See the full novel so far here.
Levi still had dreams about Keats. Once conscious he had to rinse out his mind as you’d rinse out your mouth after vomiting. He used more soap in the shower on the mornings after those dreams than he did on others. At around the same time that Keats had her run in with Terran Sultus, Levi was aggressively straightening his bed sheets, hair still dripping from the shower, and contemplating distractions. Maybe he would call one of his old friends from university, or take on a lodger. The extra money might lead to more distractions, but something to fill the house other than silence would be payment enough.
In his car, Levi crawled amongst the city’s morning traffic, looking at the grey skyline and numbing himself up for what he predicted to be another unsatisfying day at work. When he finally arrived at the ugly office building, he took a small amount of satisfaction in being able to park slightly closer to the entrance than he usually would. If the last four years of his working life was anything to go by, this would be the highlight of his day.
Ignored by the secretary, he turned left when he entered the reception and approached the stairwell. When he saw which two females he would have to walk past to get to his office, he attempted to look unfazed.
“Good morning, Levi.” Chrissie Walker smiled politely. Her companion looked down into the mug of coffee she was holding, the sheet of dark hair not quite hiding the grimace on her face.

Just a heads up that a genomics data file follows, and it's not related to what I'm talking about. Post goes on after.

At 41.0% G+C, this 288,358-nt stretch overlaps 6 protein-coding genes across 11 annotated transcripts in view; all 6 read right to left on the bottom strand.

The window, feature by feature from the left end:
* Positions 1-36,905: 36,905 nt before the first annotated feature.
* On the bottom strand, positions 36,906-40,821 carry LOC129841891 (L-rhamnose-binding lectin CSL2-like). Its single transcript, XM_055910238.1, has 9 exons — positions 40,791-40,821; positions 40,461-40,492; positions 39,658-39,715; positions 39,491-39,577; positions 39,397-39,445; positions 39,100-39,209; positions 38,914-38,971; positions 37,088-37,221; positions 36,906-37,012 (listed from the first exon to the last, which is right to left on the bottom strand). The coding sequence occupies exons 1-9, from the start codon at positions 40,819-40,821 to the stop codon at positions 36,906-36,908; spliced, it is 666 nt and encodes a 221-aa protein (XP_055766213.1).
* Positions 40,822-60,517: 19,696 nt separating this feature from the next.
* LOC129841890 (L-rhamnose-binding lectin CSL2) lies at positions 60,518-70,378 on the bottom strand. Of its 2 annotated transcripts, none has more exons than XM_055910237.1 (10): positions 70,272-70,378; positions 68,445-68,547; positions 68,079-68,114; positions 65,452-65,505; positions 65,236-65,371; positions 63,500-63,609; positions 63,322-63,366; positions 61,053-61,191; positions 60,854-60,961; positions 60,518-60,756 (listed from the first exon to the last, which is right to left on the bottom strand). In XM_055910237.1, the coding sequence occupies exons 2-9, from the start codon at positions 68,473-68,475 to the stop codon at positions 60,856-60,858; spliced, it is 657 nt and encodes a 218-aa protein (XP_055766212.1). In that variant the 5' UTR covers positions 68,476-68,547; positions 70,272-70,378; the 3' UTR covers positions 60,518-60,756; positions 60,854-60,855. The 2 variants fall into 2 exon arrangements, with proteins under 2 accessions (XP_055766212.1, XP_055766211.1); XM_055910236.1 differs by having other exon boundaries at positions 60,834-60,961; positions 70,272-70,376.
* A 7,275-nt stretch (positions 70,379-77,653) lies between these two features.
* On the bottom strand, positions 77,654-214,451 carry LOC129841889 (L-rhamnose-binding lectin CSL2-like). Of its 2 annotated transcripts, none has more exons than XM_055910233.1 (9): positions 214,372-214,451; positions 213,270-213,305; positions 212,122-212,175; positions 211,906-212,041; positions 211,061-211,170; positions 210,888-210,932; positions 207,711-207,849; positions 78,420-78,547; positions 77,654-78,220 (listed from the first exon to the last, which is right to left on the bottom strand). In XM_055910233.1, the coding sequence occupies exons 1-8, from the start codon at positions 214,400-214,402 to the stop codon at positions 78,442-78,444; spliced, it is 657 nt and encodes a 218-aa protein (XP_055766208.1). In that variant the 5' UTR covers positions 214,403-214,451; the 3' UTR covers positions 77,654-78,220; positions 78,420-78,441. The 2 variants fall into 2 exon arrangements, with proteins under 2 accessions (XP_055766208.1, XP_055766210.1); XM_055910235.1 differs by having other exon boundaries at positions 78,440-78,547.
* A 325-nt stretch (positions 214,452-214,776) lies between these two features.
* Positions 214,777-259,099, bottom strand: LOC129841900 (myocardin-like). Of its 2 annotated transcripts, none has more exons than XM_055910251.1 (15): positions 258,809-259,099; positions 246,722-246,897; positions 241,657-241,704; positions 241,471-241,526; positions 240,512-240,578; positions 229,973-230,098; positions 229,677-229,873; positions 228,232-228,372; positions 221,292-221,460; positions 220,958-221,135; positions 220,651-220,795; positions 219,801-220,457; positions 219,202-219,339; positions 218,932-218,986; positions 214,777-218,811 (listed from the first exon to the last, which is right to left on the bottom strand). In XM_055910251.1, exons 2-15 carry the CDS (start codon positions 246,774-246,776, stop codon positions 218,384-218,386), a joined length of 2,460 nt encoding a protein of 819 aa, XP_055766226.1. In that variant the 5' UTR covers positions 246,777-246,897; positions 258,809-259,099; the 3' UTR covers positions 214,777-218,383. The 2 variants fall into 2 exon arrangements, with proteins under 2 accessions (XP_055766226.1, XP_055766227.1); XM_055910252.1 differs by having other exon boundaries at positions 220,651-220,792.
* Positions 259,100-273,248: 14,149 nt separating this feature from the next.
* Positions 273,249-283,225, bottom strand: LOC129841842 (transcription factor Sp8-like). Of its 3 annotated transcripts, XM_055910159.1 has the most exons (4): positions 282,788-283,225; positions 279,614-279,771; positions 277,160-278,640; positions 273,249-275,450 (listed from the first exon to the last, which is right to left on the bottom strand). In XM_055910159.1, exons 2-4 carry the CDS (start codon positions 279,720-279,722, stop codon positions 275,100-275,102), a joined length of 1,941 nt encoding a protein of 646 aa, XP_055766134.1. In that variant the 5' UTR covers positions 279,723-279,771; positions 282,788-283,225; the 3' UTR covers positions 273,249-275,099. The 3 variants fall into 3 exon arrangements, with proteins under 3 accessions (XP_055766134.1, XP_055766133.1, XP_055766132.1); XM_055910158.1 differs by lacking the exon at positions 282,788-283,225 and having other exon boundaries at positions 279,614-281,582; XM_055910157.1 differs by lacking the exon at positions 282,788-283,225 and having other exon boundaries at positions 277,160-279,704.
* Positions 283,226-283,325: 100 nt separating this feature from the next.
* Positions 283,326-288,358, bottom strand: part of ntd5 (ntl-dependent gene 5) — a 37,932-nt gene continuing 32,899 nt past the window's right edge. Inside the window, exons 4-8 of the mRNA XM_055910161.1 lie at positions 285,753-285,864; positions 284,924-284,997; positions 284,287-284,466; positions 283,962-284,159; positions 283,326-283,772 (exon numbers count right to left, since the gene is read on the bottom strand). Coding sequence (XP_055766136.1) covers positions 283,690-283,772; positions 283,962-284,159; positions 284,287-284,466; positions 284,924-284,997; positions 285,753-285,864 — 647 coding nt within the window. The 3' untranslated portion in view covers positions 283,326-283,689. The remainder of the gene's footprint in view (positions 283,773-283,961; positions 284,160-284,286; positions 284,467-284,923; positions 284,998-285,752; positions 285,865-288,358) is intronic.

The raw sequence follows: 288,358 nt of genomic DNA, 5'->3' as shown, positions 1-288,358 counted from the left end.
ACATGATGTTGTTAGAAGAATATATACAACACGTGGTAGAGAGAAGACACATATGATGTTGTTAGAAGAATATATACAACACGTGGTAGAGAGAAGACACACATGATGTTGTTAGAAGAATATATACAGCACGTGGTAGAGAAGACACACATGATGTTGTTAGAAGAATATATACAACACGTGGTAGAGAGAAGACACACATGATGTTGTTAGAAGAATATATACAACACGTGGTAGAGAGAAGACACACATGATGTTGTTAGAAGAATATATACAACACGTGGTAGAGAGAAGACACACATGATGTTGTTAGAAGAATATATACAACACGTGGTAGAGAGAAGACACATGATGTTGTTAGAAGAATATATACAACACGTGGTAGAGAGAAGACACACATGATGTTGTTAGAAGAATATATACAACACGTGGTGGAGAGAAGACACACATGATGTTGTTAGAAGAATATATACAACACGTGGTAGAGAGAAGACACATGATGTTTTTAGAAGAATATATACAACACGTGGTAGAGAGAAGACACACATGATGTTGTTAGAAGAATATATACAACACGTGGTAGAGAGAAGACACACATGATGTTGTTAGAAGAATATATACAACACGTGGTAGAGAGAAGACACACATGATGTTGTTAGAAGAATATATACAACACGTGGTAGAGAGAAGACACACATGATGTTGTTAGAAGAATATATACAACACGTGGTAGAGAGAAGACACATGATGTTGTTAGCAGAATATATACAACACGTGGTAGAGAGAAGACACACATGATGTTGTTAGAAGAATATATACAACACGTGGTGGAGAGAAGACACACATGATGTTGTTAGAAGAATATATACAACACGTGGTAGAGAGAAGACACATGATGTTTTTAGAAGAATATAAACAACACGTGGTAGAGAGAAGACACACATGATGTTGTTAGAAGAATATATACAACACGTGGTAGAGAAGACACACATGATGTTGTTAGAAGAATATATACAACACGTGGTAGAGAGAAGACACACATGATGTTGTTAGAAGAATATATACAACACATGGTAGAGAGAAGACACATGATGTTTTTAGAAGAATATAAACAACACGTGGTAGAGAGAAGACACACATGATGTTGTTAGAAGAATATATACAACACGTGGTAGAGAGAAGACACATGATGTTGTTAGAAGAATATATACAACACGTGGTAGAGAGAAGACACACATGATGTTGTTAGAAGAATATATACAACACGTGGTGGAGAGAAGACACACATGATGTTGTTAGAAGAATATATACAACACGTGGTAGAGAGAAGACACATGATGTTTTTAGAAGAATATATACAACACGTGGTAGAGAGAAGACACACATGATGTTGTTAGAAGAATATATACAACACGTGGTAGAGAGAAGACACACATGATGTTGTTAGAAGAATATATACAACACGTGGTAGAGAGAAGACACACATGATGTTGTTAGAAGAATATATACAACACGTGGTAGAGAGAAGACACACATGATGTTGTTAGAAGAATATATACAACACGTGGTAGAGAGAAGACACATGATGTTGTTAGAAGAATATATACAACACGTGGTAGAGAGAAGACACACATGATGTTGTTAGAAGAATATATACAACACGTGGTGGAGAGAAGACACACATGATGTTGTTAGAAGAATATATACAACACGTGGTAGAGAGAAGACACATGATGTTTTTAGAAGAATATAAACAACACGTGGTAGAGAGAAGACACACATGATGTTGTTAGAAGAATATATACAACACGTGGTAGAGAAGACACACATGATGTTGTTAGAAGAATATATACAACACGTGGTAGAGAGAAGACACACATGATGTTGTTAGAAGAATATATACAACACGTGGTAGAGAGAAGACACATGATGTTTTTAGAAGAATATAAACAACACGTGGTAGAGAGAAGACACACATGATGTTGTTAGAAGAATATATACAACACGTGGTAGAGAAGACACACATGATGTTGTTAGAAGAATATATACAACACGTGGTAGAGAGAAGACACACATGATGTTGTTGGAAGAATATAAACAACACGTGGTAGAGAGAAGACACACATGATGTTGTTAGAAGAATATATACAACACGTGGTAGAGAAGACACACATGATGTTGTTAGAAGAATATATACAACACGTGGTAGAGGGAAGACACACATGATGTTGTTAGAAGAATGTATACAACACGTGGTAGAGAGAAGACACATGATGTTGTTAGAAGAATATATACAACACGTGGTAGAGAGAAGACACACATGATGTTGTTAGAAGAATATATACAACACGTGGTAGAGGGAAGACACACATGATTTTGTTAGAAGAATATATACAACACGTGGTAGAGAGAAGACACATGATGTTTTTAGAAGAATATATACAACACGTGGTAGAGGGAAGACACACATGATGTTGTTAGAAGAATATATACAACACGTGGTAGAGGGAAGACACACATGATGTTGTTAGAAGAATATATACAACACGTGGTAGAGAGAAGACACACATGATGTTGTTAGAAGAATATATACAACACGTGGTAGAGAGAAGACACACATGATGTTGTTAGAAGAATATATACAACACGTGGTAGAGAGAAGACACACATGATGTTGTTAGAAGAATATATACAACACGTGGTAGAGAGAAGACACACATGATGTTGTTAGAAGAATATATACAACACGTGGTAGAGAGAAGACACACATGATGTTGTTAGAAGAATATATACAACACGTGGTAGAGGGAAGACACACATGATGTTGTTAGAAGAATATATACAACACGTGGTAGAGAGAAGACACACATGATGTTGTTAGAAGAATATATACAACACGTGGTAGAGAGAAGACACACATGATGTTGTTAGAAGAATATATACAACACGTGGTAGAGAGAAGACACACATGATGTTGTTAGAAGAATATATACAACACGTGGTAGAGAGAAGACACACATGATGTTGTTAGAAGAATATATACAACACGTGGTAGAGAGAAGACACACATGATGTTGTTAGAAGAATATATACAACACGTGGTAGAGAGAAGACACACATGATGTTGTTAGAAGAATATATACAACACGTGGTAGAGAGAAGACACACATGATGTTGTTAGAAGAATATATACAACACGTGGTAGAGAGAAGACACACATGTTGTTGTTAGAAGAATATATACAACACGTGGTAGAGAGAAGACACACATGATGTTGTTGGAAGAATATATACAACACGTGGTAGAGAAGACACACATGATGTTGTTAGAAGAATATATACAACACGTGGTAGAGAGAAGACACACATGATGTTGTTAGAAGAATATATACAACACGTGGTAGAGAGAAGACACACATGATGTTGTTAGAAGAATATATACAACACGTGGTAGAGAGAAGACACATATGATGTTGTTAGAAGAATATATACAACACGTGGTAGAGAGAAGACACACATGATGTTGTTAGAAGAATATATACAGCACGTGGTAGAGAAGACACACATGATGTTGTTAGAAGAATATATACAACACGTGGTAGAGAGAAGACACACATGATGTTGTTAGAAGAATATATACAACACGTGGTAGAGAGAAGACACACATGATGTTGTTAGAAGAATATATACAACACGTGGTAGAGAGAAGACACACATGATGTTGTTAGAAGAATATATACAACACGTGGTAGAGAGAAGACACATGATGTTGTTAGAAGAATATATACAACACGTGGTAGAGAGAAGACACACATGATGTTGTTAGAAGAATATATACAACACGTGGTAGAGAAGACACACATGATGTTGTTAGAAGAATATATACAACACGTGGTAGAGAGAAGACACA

“Morning, Chrissie.” Levi paused and nodded. “Laura.”
Laura’s head jerked up. She looked almost startled, like she hadn’t noticed he was there. Or at least that she was pretending very hard that he wasn’t there.
“Hi,” she eventually replied. Her expression betrayed a kind of uncomfortable annoyance, as if Levi had broken a non-verbal agreement that he would never try to speak to her. To be fair to her, she hadn’t pulled the “we’ll still be friends” line when their relationship took its last breath.
Chrissie pressed herself against the metal bannister so that Levi could sidle past and continue up the stairs. He fought off the urge to take them two at a time, and even kept his composure when he heard Laura mutter something that caused Chrissie’s laugh to echo up the stairwell.
Sometime after the break-up, Levi realized that the worst thing about Laura’s cold shoulder was that he still wasn’t sure what he’d done to deserve it. Had he been the most attentive, thoughtful boyfriend? Probably not. Had he refused to go to the majority of the social engagements Laura had asked him to? Maybe. But was she really resorting to these tactics because he hadn’t been perfect? Well, screw her, he thought, as he walked to his desk.
When they were dating, things had been nice enough. He’d even considered telling her. About the Keats thing. He wouldn’t say that it had actually happened of course. Laura, like any other rational person, would have thought he was crazy. He’d describe it as if it was just a dream he’d had. A very vivid dream. The closest he had come was the night they’d just got back from a restaurant. They were sitting on his couch, drinking wine, and they were in the middle of a long silence. He was about to mention it, as if it had just come to his mind, when Laura stood up.
“Levi, this isn’t working.”